Last August, Neil Young premiered Prairie Wind with a pair of concerts at Nashville’s historic and acoustically pristine Ryman Auditorium. The performances were filmed by veteran filmmaker Jonathan Demme, who’s known for another great concert documentary, the Talking Heads’ Stop Making Sense. The result is Neil Young: Heart of Gold, which finally gives this great artist’s fans the definitive film document of Young onstage that they’ve long awaited.
By carefully avoiding the clichés of most concert films – the quick edits, arty effects, and multiple camera angles – and instead focusing directly on what’s happening on the stage, Demme has made a film that captures all of the warmth of the music itself. The film also manages to communicate the unique and special atmosphere of the event, even while making it seem as intimate as though Young and company were performing the songs right in your living room.
A big key to this is the staging. For the majority of the film, Young and his band perform in various combinations ranging from Young, alone, playing piano or guitar to a huge ensemble complete with horns, strings, several backing vocalists and a gospel choir. They do so in front of a gorgeous pastel yellow prairie backdrop (which occasionally changes to a deep blue) that matches the color of much of the music you hear in the film.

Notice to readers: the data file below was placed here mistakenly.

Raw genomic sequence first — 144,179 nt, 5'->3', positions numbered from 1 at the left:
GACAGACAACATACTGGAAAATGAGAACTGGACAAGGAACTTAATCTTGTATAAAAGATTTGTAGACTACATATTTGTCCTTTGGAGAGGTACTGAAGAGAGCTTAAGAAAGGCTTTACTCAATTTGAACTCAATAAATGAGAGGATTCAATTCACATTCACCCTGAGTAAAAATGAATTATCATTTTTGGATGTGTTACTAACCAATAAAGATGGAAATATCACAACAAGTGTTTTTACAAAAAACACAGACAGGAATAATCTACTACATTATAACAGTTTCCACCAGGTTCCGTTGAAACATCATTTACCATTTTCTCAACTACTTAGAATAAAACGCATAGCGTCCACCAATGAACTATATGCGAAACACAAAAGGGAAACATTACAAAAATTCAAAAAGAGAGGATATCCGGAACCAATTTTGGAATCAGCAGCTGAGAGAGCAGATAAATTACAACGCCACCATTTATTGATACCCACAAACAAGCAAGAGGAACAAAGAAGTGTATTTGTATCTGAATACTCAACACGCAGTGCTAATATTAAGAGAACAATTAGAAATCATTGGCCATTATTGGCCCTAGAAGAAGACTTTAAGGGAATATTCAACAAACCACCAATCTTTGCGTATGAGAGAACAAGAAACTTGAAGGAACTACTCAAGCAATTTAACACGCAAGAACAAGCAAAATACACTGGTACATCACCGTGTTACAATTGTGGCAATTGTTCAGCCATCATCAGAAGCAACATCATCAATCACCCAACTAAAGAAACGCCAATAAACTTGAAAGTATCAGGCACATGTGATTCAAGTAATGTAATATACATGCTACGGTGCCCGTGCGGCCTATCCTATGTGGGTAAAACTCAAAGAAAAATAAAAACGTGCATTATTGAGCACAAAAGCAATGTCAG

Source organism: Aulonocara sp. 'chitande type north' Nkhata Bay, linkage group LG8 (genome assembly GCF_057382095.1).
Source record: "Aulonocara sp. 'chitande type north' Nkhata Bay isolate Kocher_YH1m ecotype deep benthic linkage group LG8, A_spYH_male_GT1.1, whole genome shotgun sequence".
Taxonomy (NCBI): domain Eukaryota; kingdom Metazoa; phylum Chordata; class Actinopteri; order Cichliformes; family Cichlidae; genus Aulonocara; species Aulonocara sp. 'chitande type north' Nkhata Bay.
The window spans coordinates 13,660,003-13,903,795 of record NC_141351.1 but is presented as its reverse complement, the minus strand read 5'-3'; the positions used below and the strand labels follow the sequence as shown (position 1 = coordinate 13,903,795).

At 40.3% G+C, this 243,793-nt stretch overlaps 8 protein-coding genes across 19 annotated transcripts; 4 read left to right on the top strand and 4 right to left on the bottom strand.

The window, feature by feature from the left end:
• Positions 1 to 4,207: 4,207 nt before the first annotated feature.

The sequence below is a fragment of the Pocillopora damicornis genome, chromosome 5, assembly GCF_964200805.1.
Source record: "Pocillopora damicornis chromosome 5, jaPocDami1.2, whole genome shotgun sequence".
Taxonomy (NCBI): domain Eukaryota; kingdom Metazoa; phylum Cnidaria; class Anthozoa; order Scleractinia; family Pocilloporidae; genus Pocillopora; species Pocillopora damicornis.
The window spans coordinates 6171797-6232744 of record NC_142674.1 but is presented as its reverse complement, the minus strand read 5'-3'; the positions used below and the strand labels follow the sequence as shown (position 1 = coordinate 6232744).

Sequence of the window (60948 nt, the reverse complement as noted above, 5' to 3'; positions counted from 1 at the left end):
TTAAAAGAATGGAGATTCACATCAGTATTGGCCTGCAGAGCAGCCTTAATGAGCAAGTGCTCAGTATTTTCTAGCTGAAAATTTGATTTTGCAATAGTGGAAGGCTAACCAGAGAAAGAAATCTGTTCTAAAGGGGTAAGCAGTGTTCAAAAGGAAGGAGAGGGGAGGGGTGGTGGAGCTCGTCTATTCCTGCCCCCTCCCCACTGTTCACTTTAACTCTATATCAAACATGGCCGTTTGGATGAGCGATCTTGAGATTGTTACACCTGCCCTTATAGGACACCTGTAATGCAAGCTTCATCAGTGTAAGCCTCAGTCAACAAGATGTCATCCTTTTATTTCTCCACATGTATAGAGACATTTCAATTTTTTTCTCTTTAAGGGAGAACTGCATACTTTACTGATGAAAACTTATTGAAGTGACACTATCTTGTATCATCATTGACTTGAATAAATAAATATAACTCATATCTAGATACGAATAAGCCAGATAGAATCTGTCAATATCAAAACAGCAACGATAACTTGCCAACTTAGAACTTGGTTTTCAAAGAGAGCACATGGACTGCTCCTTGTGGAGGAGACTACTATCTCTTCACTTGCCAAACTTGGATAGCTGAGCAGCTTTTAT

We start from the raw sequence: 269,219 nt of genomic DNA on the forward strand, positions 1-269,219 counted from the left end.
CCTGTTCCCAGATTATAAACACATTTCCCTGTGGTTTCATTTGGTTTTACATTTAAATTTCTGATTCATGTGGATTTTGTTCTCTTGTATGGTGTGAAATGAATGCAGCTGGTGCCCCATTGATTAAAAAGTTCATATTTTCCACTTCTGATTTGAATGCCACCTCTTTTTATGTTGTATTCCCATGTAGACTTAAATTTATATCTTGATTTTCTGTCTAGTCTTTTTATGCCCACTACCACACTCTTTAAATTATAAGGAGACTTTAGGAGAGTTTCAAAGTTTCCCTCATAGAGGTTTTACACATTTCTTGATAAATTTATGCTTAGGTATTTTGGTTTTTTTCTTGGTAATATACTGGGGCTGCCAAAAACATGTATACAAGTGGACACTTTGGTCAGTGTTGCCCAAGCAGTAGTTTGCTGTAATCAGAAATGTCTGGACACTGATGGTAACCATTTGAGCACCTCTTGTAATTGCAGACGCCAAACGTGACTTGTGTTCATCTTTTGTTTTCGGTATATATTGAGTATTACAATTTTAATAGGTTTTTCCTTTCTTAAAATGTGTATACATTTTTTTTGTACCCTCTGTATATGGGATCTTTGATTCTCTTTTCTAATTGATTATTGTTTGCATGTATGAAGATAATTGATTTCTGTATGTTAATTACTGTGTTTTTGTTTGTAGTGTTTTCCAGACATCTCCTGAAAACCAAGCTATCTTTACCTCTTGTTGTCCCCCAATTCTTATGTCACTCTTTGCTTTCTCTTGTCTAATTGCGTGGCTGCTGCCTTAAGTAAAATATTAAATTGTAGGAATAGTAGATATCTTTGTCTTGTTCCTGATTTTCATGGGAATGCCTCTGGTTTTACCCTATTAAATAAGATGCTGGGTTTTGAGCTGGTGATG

For the first set, Young concentrates on Prairie Wind‘s deeply personal songs. The album was made around the time when Young’s father passed away and when Young himself faced his own brush with mortality, which appeared in the form of a brain aneurysm. Consequently, the songs focus on themes of life, family, and mortality. Although there is an intimate, organic quality to many of these pieces, the performances, from both Young and his band, project a certain intensity that is no less powerful when the songs are relatively quiet. The expressions on Young’s face as he performs these songs are often every bit as intense as on his most cranked-to-11 shredding with Crazy Horse.